9. I'm not able to post reviews but the first part of this wip will be a review so if any moderators would like to move it to the review section then please feel free! For anyone who has built the excellent recent MkV, this boxing is very similar with many shared parts but also a few key differences. And for anyone who has built the rather disappointing Airfix Mki/ia/iia kit of a couple of years ago this is miles ahead in terms of detail and finesse. One of the very interesting things about this boxing is that it contains many items that allow you to build a pre-war spit and far more satisfyingly than the previous release. As you can see from this page of the instructions, there is a whole separate lower starboard sidewall and undercarriage lever for the pre-war option (option 'C' in the instructions). This could also allow for quite a nice and easy build of a prototype without too much additional work. You can see these parts below: And alongside the undercarriage lever is the early style pitot which is a very welcome addition: Another very visible difference with the pre-war Spitfire is the lack of headrest and seat armour which is also addressed in the instructions:
  10. Airfix is to release in 2014 a new tool 1/48th Supermarine Spitfire Mk.Vb kit ref.A05125 Source: http://www.airfix.com/shop/new-for-2014/148-scale-military-aircraft/a05125-supermarine-spitfire-mkvb-148/ V.P.
  11. I didn't initially have plans to do a WIP as virtually on the day that Revell released their Iron Maiden boxing of their MkII Spit, my good buddy Mark told me that Iron Maiden bassist Steve Harris was playing a gig in Colchester with his side project British Lion. Now the gig was on December 19th and as Mark is very good buddies with Steve I knew I'd be invited along for a meet up and a chat. Last time British Lion toured Colchester I organised a trip down to Merville Barracks for Steve where he was well hosted and entertained by 2 PARA's Corporal's Mess before the gig, but with 19/12 being after stand down and the start of Christmas block leave I had to come up with another idea to help him remember Colchester and hopefully come back again in the next couple of years. The catch, well I had about 3 weeks to complete this if I was going to be able to present it at the gig. There was a very brief WIP once I realised that I was on course to complete this on time....... Anyways without further ado I present you with the Aces High Spitfire, ably piloted by no other than Eddie!!! You may notice a tiny speck of brass on the armoured windscreen frame, this is my nod to the spent cartridge case embedded there on the original cover of the Aces High Single and for our Sea-Hat friends following is not "the golden rivet"!!!! https://encrypted-tbn0.gstatic.com/images?q=tbn:ANd9GcTDrm9AsqCcSq2xTtRFHa7YkV6v8_73XEoApLvl__REjeDaARhH&s Anyways, here's the good home that the model went off to.....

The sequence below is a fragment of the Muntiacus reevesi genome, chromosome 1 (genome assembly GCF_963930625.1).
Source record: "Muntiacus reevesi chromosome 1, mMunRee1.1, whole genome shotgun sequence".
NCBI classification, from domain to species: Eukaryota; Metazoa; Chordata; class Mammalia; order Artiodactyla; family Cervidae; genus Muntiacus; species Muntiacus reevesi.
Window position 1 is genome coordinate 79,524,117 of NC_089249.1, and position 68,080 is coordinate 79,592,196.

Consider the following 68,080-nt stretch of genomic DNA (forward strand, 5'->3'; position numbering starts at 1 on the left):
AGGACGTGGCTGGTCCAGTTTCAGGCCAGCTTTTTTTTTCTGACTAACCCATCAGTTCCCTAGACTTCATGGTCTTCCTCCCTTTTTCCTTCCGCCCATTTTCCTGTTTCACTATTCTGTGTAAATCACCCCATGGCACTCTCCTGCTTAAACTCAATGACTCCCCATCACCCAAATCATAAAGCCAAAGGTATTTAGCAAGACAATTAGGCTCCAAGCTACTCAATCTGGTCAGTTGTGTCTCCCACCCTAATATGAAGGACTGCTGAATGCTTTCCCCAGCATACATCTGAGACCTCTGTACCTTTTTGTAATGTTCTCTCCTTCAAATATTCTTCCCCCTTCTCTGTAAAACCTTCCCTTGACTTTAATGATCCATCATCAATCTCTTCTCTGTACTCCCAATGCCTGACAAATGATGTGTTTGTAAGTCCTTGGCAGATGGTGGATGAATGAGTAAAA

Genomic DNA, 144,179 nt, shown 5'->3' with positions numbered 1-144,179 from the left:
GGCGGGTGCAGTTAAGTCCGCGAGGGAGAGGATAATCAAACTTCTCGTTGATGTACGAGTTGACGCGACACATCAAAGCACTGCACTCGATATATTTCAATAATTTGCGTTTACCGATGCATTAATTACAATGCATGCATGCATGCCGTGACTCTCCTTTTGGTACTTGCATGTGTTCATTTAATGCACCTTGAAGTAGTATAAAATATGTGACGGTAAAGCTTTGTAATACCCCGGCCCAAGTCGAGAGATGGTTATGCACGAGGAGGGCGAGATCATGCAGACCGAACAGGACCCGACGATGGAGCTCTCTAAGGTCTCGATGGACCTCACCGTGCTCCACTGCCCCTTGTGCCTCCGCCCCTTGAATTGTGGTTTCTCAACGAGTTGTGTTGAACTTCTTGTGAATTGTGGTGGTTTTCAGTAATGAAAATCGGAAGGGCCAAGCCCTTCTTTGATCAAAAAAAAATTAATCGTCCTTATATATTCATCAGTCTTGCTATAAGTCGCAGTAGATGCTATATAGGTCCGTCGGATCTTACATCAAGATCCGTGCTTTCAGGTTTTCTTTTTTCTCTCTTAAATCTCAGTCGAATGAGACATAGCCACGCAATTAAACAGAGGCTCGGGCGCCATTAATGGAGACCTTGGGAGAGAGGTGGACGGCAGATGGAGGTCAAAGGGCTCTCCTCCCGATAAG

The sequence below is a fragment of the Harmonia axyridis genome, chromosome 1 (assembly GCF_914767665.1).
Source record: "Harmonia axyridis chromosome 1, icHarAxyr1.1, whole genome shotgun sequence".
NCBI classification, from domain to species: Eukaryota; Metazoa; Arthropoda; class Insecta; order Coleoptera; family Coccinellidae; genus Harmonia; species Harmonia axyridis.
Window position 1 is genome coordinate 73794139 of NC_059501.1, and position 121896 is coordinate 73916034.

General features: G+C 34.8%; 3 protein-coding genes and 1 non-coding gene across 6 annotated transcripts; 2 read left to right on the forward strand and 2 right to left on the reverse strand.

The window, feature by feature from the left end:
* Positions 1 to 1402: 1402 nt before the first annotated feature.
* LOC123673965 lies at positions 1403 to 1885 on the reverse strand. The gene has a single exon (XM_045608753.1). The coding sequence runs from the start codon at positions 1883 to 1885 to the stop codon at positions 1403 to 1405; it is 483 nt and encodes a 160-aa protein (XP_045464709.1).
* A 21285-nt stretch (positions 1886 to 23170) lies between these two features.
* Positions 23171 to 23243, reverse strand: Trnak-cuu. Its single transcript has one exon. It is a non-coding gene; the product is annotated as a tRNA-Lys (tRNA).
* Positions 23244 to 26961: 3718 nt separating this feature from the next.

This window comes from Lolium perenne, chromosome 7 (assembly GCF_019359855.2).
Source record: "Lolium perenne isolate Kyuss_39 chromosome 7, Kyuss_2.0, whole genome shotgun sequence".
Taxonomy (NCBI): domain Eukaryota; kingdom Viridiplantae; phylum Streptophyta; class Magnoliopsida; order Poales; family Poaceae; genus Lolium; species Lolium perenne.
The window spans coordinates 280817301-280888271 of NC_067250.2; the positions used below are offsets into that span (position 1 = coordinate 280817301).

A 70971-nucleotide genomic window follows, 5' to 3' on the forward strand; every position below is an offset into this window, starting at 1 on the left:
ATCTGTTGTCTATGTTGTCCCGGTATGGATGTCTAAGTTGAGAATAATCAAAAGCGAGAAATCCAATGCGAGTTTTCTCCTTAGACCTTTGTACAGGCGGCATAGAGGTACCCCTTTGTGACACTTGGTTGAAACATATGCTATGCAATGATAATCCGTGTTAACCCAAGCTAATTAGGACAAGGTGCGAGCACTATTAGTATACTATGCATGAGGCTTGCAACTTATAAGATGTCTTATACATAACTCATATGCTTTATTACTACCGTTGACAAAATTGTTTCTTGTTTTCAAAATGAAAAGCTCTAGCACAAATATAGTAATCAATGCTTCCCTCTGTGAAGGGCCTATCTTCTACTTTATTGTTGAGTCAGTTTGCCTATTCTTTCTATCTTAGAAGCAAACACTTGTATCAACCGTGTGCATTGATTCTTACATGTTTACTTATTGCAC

12. Here's my Airfix 1/48 Spitfire FR XIVe, completed as a 402 Squadron (RCAF) machine, March, 1945. As I understand it, 402 was one of two Squadron's to operate the "bubbletop" before the end of the war in Europe. I found the Airfix kit to be good, but required careful assembly and a fair amount of shimming. The paints I used are Tamiya acrylic, weathering with Humbrol enamels and pastels, and the decals are a mix of XtraDecal codes, Aviaeology serials, and Barracuda stencils. I'm quite happy with the result, and I hope you like, Colin Link to my accompanying "Highback" build - https://www.britmodeller.com/forums/index.php?/topic/235064455-148-spitfire-f-xive-highback-402-squadron-rcaf-march-1945/